States and cities suing industry have maintained that their complaints do not take into account global climate change but are based on state laws that prevent consumers from being misled about products.

In the Colorado case, Boulder and two counties sued oil and gas producers in 2018, alleging that the companies had altered the state’s climate by releasing greenhouse gases and that they “concealed and misrepresented” the dangers of fossil fuel use from the public (E&E News PM, April 17, 2018).

Marco Simons, general counsel of EarthRights International, which represents the communities, said the case should be heard in state court because it involves claims made “under Colorado law, for injuries to Colorado communities, filed in Colorado state court.”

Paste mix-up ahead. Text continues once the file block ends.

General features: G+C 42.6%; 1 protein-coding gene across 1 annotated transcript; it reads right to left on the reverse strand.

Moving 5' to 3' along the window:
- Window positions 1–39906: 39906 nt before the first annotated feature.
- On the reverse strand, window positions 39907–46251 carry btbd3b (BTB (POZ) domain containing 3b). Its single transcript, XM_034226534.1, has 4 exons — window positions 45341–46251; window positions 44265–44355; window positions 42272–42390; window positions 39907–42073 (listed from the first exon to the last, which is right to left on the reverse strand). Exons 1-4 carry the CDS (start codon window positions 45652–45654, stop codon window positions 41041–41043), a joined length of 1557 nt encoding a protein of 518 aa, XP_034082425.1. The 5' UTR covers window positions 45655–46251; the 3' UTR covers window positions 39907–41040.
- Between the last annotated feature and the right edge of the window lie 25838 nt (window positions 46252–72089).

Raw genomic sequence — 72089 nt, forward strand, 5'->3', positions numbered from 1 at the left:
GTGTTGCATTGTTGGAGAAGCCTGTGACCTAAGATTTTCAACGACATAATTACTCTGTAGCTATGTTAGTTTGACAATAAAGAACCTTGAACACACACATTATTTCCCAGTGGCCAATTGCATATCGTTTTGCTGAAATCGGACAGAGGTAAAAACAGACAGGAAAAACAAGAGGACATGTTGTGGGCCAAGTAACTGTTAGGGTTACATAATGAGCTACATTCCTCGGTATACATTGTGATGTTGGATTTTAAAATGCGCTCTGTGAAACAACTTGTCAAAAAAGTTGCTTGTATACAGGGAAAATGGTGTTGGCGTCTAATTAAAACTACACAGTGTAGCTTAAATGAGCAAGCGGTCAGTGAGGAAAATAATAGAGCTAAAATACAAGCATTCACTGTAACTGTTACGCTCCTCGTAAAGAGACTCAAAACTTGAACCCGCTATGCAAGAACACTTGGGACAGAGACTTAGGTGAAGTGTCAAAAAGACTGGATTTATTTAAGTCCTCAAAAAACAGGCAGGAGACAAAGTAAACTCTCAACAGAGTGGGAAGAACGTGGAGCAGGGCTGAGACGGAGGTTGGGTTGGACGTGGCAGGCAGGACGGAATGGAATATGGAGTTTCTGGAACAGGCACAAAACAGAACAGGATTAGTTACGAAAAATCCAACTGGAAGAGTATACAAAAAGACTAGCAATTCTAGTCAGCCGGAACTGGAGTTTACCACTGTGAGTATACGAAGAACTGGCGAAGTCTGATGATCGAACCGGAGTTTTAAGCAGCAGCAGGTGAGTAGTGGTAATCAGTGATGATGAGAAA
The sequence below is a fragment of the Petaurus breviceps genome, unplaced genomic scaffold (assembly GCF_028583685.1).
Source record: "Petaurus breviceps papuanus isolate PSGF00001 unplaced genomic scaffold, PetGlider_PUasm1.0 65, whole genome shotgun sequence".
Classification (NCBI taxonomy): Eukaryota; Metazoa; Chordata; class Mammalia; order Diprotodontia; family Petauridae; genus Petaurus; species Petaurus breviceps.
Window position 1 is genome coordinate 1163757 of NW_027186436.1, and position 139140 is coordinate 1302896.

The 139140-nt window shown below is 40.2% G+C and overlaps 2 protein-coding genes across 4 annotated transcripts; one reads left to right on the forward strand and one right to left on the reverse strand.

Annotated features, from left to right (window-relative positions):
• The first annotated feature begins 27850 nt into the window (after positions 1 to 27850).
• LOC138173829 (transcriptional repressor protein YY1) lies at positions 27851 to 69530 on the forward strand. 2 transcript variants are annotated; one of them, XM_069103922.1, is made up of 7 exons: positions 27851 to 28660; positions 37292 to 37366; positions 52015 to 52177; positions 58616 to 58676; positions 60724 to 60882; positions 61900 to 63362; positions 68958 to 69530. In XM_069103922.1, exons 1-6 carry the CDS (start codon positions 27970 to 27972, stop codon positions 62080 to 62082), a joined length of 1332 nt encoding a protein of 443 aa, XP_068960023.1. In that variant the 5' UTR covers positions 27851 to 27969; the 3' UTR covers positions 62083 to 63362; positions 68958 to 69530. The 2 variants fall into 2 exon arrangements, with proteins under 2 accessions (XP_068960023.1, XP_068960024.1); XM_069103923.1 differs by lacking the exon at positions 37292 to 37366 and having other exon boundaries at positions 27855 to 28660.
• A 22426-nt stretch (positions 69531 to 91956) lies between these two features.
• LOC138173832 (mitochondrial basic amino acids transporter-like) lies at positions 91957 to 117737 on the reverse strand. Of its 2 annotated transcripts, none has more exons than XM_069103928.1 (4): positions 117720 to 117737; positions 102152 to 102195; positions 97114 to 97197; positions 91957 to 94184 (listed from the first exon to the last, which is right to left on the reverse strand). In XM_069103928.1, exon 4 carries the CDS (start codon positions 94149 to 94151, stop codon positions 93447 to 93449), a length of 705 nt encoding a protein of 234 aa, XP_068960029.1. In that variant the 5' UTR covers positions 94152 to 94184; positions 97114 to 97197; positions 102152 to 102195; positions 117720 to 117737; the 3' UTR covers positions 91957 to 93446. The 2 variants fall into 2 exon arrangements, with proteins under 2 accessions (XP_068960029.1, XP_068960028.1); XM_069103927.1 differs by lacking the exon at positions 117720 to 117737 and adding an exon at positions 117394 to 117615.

He called the companies’ efforts to move the cases to federal court “a cynical delay tactic intended to avoid addressing their actual culpability for the climate harms affecting communities across the country.”

Circuit split?

Attorneys for Suncor and Exxon argued in their Supreme Court petition that the 10th Circuit’s finding conflicts with rulings from other courts.

Disagreements between federal appeals courts — known as circuit splits — are one factor that can trigger Supreme Court review of a case. During March oral arguments in a separate climate liability case in Minnesota, a panel of judges of the 8th U.S. Circuit Court of Appeals appeared sympathetic to industry’s jurisdictional argument but questioned whether such a finding would conflict with the 10th Circuit’s ruling.